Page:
Dr. Scott Gottlieb on Monday warned about the accuracy of antibody tests for the coronavirus, telling CNBC that people should not trust the results of only one test.
“If you do go out and get an antibody test, and you get a positive result, meaning you have the antibodies, I would suggest you repeat it,” the former head of the Food and Drug Administration said on “Squawk Box.”
Gottlieb said the tests have a high false positive rate, making it difficult to know whether a single result is credible. He said the likely accuracy of the test increases if the same person gets two positive determinations in a row.
“Quite frankly, if it was me, I would repeat it three times,” said Gottlieb, a CNBC contributor who sits on the boards of Pfizer and biotech company Illumina. “I know they’re expensive, but I wouldn’t put confidence in any one test.”
However, a person who is certain they have antibodies for Covid-19 could be “reasonably confident” that they have some immunity to the virus, he said. This applies to people who were sick and diagnosed with Covid-19 and then recovered, he said, as well as individuals who never developed symptoms and learned of the presence of antibodies through a test.
Gottlieb reiterated that there is uncertainty about how long, or how strong, that immunity is. “It’s probably going to be months. It might be a year or more,” he said Monday.
“But I think for the next six months, you could be reasonably confident that you’re not going to get reinfected and if you do, you’re going to have a mild case,” he added. “I wouldn’t go out and do crazy things, but I’d feel more confident going around, if it was me.”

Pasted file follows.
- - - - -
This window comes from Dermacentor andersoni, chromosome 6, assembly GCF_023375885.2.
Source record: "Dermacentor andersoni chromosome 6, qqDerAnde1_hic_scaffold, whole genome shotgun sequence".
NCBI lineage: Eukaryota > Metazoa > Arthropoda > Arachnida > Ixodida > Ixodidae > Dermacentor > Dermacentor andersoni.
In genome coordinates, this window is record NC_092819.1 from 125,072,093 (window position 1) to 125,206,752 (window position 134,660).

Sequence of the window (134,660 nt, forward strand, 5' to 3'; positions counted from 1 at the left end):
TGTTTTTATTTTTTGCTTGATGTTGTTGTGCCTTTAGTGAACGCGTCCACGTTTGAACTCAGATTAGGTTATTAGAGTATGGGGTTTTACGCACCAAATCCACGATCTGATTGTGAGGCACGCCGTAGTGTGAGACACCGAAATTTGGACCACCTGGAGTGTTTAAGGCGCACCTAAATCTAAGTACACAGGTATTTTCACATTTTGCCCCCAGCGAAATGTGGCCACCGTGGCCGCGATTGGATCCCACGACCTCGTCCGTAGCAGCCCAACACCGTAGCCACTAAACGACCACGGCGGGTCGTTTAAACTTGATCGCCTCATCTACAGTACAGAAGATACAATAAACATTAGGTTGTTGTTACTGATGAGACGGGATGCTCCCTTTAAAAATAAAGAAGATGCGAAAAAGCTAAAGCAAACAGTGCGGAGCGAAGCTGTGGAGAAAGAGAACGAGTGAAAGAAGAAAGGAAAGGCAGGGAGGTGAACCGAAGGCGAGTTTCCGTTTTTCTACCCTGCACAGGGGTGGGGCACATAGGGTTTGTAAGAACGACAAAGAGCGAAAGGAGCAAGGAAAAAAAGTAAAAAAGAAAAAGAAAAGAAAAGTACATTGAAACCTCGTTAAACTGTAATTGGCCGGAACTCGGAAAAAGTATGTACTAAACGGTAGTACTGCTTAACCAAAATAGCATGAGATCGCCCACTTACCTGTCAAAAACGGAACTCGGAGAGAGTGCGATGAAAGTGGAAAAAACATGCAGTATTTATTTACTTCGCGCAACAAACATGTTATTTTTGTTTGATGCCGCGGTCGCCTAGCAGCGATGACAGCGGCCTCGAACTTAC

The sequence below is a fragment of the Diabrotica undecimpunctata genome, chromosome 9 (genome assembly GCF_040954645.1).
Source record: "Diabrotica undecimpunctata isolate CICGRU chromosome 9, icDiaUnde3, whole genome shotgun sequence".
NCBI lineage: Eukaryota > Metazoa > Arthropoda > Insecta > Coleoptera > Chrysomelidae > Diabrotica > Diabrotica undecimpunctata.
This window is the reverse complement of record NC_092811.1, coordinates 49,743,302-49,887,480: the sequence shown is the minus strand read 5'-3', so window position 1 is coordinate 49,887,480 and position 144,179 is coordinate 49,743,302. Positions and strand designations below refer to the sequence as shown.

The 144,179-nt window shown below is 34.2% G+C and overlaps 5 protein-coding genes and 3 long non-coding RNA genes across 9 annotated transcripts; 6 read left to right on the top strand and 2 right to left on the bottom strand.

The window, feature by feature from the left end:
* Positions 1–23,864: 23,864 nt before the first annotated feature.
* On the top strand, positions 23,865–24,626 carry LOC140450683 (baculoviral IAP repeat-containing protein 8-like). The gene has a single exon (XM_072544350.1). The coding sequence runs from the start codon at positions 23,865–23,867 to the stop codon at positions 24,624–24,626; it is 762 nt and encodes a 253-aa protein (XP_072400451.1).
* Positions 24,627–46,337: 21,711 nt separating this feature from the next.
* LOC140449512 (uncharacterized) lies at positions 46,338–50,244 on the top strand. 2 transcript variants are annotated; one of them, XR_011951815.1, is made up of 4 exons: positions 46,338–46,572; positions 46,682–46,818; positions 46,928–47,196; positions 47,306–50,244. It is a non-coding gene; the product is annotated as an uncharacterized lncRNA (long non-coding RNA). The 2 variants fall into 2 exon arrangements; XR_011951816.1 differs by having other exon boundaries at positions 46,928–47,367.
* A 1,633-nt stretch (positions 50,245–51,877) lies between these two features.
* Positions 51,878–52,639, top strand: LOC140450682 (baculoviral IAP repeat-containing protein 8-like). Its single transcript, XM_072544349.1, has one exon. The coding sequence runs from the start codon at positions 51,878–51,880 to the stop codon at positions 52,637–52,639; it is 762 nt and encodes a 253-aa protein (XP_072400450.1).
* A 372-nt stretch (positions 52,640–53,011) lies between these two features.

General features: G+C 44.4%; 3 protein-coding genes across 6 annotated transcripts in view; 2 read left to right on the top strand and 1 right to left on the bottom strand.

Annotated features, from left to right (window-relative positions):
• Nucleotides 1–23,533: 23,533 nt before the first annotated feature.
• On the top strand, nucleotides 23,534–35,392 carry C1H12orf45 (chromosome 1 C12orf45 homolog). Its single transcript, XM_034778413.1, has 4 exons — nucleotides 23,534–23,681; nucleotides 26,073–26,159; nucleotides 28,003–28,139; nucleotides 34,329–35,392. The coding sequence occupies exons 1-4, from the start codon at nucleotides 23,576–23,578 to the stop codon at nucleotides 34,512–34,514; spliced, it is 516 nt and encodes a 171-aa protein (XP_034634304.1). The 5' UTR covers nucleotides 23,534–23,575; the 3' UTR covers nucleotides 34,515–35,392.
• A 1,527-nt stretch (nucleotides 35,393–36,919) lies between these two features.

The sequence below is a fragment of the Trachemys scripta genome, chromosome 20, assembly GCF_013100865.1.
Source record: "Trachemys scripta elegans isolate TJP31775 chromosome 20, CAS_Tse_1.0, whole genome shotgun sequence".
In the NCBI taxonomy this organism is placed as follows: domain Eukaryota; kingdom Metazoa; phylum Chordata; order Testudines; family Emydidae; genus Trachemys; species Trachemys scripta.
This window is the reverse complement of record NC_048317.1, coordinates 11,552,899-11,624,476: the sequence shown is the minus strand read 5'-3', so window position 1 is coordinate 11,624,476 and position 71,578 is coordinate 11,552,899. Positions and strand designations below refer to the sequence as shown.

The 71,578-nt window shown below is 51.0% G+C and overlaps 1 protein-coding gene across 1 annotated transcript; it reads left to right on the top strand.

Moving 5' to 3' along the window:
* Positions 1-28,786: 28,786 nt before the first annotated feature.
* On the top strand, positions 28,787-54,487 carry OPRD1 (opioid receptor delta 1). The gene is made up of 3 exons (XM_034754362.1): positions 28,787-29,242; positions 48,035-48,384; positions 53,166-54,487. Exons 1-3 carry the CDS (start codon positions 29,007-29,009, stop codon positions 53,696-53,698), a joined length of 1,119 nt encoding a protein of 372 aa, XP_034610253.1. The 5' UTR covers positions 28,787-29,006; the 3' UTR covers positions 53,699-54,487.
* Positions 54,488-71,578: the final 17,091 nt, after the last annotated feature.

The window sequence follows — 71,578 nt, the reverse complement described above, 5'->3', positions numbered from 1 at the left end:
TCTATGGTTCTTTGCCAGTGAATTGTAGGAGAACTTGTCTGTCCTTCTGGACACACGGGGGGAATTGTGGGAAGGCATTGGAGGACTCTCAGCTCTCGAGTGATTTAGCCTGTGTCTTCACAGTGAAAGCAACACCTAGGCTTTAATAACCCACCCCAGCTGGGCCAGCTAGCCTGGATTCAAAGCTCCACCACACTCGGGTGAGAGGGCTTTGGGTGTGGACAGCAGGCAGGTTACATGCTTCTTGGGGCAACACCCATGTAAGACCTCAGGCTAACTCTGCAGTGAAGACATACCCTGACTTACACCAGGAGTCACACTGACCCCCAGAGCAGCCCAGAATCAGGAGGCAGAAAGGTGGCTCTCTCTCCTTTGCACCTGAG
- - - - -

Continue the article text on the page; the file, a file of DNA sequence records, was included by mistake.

There are more than 1.1 million confirmed cases of Covid-19 in the U.S., according to Johns Hopkins University data on Monday morning. At least 67,686 people have died.
Gottlieb is not the only person warning about the accuracy of antibody tests, many of which were able to get on the market without approval from the FDA, according to The Washington Post.
Roche CEO Severin Schwan last month called some antibody tests “a disaster.” The Swiss pharmaceutical giant announced Sunday that its antibody test received emergency use authorization from the FDA.
“It’s highly reliable, it’s a very precise test, and indeed that has been an issue with the first generation of tests,” Schwan told CNBC’s “Squawk Box Europe” on Monday. “So now, patients and societies can rely on a highly, highly precise test.”
Schwan said he believes it is “very likely” people who have recovered from Covid-19 develop some immunity.
“We need studies to really see whether those people who have been infected once are subject to reinfection. But there’s a high likelihood” that they will develop some immunity, he said.
— CNBC’s Chloe Taylor contributed to this report.